7.10 JONES ACT NEGLIGENCE OR UNSEAWORTHINESS—PLAINTIFF’S COMPLIANCE WITH DEFENDANT’S REQUEST OR DIRECTIONS
A plaintiff may not be found negligent simply because the plaintiff, upon the request or direction of the defendant, worked at a dangerous job, or in a dangerous place, or under dangerous conditions.
Use this instruction only where the plaintiff’s compliance with an employer’s request or direction is an issue. Under the "primary duty" doctrine, "a seaman-employee may not recover from his employer for injuries caused by his own failure to perform a duty imposed on him by his employment." California Home Brands, Inc. v. Ferreira, 871 F.2d 830, 836 (9th Cir.1989).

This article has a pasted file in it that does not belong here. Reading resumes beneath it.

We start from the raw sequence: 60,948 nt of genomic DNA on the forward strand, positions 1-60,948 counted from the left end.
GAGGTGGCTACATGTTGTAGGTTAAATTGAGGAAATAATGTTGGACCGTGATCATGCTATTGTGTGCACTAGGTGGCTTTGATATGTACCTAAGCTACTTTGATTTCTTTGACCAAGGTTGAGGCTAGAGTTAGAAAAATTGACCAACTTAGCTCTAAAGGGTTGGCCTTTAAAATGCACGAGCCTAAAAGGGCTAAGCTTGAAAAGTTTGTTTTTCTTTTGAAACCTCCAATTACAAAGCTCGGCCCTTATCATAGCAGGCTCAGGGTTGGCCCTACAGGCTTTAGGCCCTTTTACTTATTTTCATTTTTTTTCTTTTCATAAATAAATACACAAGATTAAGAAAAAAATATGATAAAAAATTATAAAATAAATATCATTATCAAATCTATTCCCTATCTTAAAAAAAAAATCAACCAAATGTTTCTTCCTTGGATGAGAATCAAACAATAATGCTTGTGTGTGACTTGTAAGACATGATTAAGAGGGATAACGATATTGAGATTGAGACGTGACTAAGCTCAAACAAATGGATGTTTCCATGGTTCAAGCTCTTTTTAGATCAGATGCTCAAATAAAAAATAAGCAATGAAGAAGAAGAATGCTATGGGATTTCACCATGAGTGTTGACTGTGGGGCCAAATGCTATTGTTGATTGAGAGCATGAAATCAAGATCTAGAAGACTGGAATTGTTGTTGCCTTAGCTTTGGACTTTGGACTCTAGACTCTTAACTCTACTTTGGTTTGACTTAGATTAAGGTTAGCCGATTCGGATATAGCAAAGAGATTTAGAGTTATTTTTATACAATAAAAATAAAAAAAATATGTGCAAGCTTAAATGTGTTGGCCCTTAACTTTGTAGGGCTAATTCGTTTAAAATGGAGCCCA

The primary duty rule is not applicable "where a seaman is injured by a dangerous condition that he did not create and, in the proper exercise of his employment duties, could not have controlled or eliminated." See Bernard v. Maersk Lines, Ltd., 22 F.3d 903, 907 (9th Cir.1994).
A seaman who follows a supervisor’s urgent call to the crew for help cannot be found contributorily negligent. Simenoff v. Hiner, 249 F.3d 883, 890–91 (9th Cir.2001).